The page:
She was a Prostate Cancer Oncology specialist in Cambridge. I was privileged to know her as a colleague and as a crew mate.
Helen believed passionately in empowering women through sport. She was a well known rower in both Cambridge and Oxford and an accomplished runner. Even as her disease progressed, she completed a half marathon for prostate cancer last October and was still running in January.
Helen rowed for the Oxford Lightweights in 1985 where she was first given her life-long nickname “HP”. That year, her crew lost their race against Cambridge, but her college crew, Osler House, went on to win the prestigious Head of the River blades in the Oxford Summer Eights, (like Cambridge Bumps). She joked about having to keep this ‘dark side’ a secret from us when she first arrived in Cambridge.
Helen’s first rowing coach was “Nick the monk”, a Dominican Friar and pretty gorgeous by her accounts, (she admitted his unobtainable status added to the attraction!). He used to come to boat club dinners dressed in his habit. He also used to entertain the crew to informal ‘American Suppers’ at the Friary, you can imagine the effect of nine women on his fellow young celibate men.
Helen used to develop complicated medical theories of how they should be training physiologically, in those days if you hurt a lot it “must be doing you good”–physiology-based training was very much an emerging field–and she used to take Nick to task if she thought he wasn’t pushing them hard enough. After circuits, they would roll the tops of their shorts down to compare “love handles”, hoping to see that they had got smaller.
Helen possessed a wicked, medical, dry wit and competitive instinct which helped to bond whatever crew she was in. It was her antidote to grueling training. She once admitted that during seat racing selection, she perhaps adjusted her effort just a tad depending on the personality of the incoming seat racer–they had to fit emotionally and sense-of-humour-wise as well as row well in her book! The twinkle in her eye and amazing honesty was what we all loved about Helen.
Helen joined Champion of the Thames in 2006 when her youngest child was a year old. Helen valued the rowing/work/life balance that Champs offers. While Helen rowed in the women’s 1st crew, they gained the highest station ever achieved by the club in the Bumps.
With ever increasing workload at Addenbrooke’s Hospital, in 2007 Helen moved to the 2nd crew and became an essential part of the team, gluing together the disparate talents of the other ex-1st-boaters. She was the one who taught us to “box clever”: row well, efficiently and play to our strengths. This was a very special 2 year period for the crew as we gathered force and momentum, winning Vesta Veterans, National Masters and having our first taste of Henley. At the start, Helen had to sit out and coach us for these races as she already had rowing points. Once we lost our novice status, she encouraged us to try Henley Masters. The fact that we had 28 children between us was not going to stop us flying! Sir Steve Redgrave even came to give us a hug–the “fecund pub crew” from Cambridge that raced (and lost of course) against the ex-Olympic Gold medal winners of Agecroft.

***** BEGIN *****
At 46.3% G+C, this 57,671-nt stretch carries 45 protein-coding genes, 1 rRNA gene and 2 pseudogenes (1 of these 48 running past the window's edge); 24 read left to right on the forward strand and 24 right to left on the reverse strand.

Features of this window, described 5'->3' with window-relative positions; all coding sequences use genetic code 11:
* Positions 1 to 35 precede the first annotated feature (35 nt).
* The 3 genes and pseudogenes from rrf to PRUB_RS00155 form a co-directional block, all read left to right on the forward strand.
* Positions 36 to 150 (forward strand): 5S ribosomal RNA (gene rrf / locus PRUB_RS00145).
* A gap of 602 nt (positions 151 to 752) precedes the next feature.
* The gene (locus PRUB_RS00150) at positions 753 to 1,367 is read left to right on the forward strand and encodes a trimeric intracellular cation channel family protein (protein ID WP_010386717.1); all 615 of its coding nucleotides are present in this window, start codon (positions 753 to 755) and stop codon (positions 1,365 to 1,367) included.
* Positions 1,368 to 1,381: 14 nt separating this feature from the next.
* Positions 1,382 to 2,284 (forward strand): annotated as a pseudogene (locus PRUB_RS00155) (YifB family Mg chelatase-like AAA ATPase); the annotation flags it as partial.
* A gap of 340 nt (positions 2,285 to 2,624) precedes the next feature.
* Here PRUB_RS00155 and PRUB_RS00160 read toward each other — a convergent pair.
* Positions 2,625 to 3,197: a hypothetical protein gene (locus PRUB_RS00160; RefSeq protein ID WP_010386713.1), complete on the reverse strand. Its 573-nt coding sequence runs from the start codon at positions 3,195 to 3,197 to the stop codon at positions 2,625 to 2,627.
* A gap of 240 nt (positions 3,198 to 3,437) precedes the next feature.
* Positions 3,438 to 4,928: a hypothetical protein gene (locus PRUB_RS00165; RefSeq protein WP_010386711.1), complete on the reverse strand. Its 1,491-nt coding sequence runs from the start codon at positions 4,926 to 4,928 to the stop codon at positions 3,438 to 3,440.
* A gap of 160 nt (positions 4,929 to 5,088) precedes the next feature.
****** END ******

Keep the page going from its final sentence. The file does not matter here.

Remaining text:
It was Helen’s belief that we could try–and enjoy trying–that made us stop worrying about only being a “pub crew”. To her it was a given that whatever you put you mind to, you could accomplish and enjoy.
Helen’s “joie de vivre” is sorely missed, she kept us focused and demanded we try for each other. Even when she was too ill to row, we continued to do our “Helen tens” when we needed to focus and drive hard.
On my last visit to Helen, 10 days before she died, she wanted to know all about every one of “her” crew: our children and our lives. In the entire time of her illness, she never once ranted about how unfair this disease was, she just wanted to make her time on this earth count especially for her family and her friends. I would say her mission was accomplished well, with great style and huge empathy at home, on the water and in her work.
Donations would be appreciated to the charities below:
- Sarcoma UK, which provides information and support for patients and carers and cntributes funding to sarcoma research projects, agreed by a committee of sarcoma specialists. (Donate via Virgin Money Giving.)
- Arthur Rank Hospice. Arthur Rank provided overnight nurses during the last weeks of Helen’s life, which made it possible for her to be at home with her family. (Donate via Charity Choice or Virgin Money Giving.)
Helen will appear on the remembrance page at the Arthur Rank site every year at this time. The book will be available at the funeral and afterwards at Churchill.